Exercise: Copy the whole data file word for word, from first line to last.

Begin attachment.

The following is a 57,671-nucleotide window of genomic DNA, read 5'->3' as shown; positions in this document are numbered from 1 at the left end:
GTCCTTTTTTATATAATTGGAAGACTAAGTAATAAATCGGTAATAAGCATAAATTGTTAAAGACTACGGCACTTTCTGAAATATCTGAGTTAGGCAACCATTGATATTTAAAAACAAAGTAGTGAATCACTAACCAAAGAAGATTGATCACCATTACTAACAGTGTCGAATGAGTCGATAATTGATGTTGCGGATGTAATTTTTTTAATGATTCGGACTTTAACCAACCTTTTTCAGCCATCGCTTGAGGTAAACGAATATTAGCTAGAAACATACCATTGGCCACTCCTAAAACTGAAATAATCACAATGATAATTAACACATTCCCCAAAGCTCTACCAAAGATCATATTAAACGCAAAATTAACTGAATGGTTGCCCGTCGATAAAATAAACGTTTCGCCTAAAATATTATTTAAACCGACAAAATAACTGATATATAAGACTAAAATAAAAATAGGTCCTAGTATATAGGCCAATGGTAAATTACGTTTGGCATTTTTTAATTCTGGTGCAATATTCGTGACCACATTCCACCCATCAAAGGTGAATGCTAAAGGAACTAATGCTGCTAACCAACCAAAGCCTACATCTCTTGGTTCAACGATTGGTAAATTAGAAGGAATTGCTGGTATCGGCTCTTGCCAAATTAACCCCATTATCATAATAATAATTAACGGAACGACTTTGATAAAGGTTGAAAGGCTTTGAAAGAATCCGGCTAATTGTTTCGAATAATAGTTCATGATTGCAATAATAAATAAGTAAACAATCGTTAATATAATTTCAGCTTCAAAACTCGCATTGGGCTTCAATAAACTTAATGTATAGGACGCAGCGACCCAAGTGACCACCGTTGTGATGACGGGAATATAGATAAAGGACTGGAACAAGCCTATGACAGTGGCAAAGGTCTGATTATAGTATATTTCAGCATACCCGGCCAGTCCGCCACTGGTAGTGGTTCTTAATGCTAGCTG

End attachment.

The following is a 57,671-nucleotide window of genomic DNA, read 5'->3' as shown; positions in this document are numbered from 1 at the left end:
GTCCTTTTTTATATAATTGGAAGACTAAGTAATAAATCGGTAATAAGCATAAATTGTTAAAGACTACGGCACTTTCTGAAATATCTGAGTTAGGCAACCATTGATATTTAAAAACAAAGTAGTGAATCACTAACCAAAGAAGATTGATCACCATTACTAACAGTGTCGAATGAGTCGATAATTGATGTTGCGGATGTAATTTTTTTAATGATTCGGACTTTAACCAACCTTTTTCAGCCATCGCTTGAGGTAAACGAATATTAGCTAGAAACATACCATTGGCCACTCCTAAAACTGAAATAATCACAATGATAATTAACACATTCCCCAAAGCTCTACCAAAGATCATATTAAACGCAAAATTAACTGAATGGTTGCCCGTCGATAAAATAAACGTTTCGCCTAAAATATTATTTAAACCGACAAAATAACTGATATATAAGACTAAAATAAAAATAGGTCCTAGTATATAGGCCAATGGTAAATTACGTTTGGCATTTTTTAATTCTGGTGCAATATTCGTGACCACATTCCACCCATCAAAGGTGAATGCTAAAGGAACTAATGCTGCTAACCAACCAAAGCCTACATCTCTTGGTTCAACGATTGGTAAATTAGAAGGAATTGCTGGTATCGGCTCTTGCCAAATTAACCCCATTATCATAATAATAATTAACGGAACGACTTTGATAAAGGTTGAAAGGCTTTGAAAGAATCCGGCTAATTGTTTCGAATAATAGTTCATGATTGCAATAATAAATAAGTAAACAATCGTTAATATAATTTCAGCTTCAAAACTCGCATTGGGCTTCAATAAACTTAATGTATAGGACGCAGCGACCCAAGTGACCACCGTTGTGATGACGGGAATATAGATAAAGGACTGGAACAAGCCTATGACAGTGGCAAAGGTCTGATTATAGTATATTTCAGCATACCCGGCCAGTCCGCCACTGGTAGTGGTTCTTAATGCTAGCTG